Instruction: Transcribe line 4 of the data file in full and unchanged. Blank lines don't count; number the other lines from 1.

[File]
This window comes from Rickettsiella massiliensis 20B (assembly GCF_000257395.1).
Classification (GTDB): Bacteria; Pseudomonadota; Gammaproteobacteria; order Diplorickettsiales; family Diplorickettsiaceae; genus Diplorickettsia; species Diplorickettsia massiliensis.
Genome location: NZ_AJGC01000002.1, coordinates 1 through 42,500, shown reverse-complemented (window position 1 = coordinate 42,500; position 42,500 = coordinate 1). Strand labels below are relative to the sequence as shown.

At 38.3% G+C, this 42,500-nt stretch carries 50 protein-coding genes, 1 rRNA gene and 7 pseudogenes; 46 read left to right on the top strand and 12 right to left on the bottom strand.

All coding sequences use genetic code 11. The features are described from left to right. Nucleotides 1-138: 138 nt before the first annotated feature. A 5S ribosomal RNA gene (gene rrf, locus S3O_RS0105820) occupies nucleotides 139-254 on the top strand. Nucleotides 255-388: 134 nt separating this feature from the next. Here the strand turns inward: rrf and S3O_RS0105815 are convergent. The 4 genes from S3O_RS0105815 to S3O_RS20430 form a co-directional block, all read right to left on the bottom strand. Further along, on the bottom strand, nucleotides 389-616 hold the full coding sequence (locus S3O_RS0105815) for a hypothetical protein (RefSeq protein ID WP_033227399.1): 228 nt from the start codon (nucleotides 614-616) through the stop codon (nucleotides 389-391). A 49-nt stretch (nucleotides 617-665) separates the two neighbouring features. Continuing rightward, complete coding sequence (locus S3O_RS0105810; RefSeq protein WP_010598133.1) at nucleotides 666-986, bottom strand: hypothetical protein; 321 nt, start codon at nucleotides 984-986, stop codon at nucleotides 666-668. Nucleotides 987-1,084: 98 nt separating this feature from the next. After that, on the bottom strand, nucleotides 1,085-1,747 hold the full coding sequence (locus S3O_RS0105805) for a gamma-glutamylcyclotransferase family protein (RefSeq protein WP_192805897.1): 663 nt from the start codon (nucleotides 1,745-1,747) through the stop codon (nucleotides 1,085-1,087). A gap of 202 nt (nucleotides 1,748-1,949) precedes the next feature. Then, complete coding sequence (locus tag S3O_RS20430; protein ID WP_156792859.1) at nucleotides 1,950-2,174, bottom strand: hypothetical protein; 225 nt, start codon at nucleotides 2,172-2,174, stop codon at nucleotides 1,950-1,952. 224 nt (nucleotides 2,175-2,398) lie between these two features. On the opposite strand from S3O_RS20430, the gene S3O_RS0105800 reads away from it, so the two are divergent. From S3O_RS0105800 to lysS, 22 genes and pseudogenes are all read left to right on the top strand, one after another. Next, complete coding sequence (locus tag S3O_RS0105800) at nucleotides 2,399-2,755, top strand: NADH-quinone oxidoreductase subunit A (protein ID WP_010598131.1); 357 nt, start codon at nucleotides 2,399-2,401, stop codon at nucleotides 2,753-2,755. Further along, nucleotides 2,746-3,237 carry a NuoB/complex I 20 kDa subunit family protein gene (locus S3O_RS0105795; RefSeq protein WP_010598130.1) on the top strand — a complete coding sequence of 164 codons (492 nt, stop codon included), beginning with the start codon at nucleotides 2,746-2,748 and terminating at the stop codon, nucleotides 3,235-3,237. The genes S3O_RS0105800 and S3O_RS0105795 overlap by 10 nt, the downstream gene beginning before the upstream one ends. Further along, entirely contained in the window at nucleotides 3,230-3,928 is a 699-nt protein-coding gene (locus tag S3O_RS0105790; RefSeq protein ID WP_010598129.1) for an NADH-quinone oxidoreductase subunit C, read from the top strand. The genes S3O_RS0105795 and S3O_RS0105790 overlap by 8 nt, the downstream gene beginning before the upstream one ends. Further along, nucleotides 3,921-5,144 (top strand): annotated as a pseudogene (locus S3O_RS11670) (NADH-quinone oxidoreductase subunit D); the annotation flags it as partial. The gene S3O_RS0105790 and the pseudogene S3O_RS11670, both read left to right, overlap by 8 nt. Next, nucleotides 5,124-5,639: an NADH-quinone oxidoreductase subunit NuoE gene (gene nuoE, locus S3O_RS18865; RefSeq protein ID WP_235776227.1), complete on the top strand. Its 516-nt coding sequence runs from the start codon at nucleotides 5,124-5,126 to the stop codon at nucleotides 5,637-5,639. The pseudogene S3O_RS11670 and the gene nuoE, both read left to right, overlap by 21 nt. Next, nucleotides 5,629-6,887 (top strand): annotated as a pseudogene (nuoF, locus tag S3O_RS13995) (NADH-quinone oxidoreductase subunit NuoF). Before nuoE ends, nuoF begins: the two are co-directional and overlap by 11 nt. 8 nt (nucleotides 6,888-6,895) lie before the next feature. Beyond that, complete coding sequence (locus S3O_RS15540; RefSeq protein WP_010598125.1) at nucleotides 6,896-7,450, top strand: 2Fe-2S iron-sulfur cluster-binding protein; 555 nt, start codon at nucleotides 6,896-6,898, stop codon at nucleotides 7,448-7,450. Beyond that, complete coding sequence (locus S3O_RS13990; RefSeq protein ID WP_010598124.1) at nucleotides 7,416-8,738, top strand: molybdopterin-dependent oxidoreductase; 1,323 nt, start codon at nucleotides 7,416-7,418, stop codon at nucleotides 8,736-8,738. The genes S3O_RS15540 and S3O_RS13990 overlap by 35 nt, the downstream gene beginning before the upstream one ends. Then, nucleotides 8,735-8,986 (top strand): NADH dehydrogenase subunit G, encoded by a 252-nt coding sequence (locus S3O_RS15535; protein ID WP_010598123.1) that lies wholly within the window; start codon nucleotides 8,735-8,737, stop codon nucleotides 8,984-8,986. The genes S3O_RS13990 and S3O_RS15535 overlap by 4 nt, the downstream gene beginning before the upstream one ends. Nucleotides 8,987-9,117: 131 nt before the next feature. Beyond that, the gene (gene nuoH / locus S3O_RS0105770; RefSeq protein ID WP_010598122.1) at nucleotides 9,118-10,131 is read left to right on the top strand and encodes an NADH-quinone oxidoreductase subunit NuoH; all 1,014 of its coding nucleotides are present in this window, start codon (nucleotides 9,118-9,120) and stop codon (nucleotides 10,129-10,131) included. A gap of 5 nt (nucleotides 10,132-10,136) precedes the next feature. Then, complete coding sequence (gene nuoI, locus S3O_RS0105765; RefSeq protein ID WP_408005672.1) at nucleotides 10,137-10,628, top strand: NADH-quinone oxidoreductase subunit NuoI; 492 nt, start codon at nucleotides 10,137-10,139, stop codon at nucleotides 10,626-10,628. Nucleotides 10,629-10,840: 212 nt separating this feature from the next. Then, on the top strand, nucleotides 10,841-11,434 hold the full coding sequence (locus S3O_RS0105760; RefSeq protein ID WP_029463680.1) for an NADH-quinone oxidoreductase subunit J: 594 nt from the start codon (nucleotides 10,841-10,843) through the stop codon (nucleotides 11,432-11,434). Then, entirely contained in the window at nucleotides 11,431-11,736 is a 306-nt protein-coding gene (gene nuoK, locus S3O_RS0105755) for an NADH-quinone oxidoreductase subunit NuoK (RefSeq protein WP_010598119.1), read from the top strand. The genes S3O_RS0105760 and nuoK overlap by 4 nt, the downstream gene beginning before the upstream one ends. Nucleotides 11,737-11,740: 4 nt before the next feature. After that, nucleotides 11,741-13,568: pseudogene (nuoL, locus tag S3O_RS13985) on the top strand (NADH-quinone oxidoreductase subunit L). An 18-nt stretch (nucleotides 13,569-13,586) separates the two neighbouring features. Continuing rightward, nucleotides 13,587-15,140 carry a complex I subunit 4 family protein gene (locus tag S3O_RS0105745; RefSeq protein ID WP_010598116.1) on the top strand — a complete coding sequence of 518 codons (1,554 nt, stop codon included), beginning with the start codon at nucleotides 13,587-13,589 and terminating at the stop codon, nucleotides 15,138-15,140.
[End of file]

At 38.3% G+C, this 42,500-nt stretch carries 50 protein-coding genes, 1 rRNA gene and 7 pseudogenes; 46 read left to right on the top strand and 12 right to left on the bottom strand.